6 Lessons From The Japanese Culture

6 Lessons from Japanese Culture:

Many a businessman transplanted to the Land of the Rising Sun has come back with tales of culture shock and bewilderment. To us in the West, Japanese culture remains a mystery wrapped in an enigma.
But beneath its perplexing surface lies an extremely productive and effective society, as evidenced by their economic muscle. Nonetheless, the Japanese are rigidly ceremonious when it comes to making deals. To the foreigner, or gaijin, as the locals call them, Japanese business customs seem so deeply entrenched in their foreign culture and traditions that they couldn't possibly work for us in the West.
But look past the rituals themselves and you'll see concepts that are well worth emulating, such as respect for elders, attention to detail and an almost religious commitment to having fun after work.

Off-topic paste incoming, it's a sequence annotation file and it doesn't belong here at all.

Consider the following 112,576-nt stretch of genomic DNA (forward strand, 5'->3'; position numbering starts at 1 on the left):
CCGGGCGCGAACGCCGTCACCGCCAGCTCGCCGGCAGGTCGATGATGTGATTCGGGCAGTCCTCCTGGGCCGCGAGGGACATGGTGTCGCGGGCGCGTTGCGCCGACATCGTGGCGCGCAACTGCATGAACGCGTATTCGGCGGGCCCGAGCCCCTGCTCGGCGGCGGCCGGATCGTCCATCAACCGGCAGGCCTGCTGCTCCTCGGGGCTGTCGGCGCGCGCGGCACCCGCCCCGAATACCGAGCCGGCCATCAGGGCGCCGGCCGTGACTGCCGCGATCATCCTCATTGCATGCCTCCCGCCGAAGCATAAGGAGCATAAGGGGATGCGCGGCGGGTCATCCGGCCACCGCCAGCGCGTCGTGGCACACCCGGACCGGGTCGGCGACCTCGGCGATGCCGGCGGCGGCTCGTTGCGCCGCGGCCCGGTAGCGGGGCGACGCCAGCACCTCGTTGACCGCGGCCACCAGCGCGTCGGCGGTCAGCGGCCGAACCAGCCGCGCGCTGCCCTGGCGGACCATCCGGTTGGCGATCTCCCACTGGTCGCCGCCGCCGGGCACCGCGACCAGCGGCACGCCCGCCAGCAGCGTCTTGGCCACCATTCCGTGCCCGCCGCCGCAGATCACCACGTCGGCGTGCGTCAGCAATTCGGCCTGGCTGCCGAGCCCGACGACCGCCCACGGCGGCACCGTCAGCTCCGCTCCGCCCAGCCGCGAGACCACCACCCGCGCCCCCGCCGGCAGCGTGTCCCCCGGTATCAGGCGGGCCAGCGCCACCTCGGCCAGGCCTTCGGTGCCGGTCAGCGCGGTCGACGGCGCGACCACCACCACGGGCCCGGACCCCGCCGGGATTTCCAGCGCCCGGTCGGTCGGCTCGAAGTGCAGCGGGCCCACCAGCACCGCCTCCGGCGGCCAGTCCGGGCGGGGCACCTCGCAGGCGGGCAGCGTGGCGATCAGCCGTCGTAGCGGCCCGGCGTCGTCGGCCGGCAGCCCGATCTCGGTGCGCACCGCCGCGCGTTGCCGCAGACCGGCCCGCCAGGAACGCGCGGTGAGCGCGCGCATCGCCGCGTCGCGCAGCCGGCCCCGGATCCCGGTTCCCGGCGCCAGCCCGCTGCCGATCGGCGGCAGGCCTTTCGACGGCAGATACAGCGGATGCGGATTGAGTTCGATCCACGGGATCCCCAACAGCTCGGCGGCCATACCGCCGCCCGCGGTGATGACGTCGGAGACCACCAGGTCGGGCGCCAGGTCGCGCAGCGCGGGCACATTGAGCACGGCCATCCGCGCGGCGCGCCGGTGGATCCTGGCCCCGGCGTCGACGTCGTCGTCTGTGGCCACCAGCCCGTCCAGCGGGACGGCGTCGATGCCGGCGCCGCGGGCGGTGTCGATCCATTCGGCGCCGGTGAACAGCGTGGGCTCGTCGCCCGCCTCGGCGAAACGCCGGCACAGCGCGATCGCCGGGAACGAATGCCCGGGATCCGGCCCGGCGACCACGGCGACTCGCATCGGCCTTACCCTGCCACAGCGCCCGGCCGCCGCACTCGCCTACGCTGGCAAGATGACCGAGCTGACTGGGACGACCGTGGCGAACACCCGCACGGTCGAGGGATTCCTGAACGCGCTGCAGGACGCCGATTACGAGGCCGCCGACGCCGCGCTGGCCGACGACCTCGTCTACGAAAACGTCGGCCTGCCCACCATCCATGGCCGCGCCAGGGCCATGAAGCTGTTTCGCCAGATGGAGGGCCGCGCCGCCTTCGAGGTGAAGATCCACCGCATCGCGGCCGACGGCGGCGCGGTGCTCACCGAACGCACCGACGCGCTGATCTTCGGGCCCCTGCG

Here's a breakdown of lessons we can learn from our brethren in the Far East.
1- Venerate the business card
A meeting in Japan starts with a formal and highly ceremonious exchange of business cards, a ritual referred to as meishi kokan. When receiving a card, a businessman takes it with both hands, reads it over carefully, repeats the printed information aloud, and then places it in a cardholder or on the table in front of him, referring to it in conversation when needed. He never drops it in his pocket. That is considered disrespectful.
What it teaches us:
The business card exchange is a way of expressing the importance one places on an encounter. It shows that you value the meeting, just as you'll value future ones.
How we can adapt it:
You'll look silly or even mocking if you do the full meishi routine in a North American office. When you do receive a business card, however, take the time to abs ...
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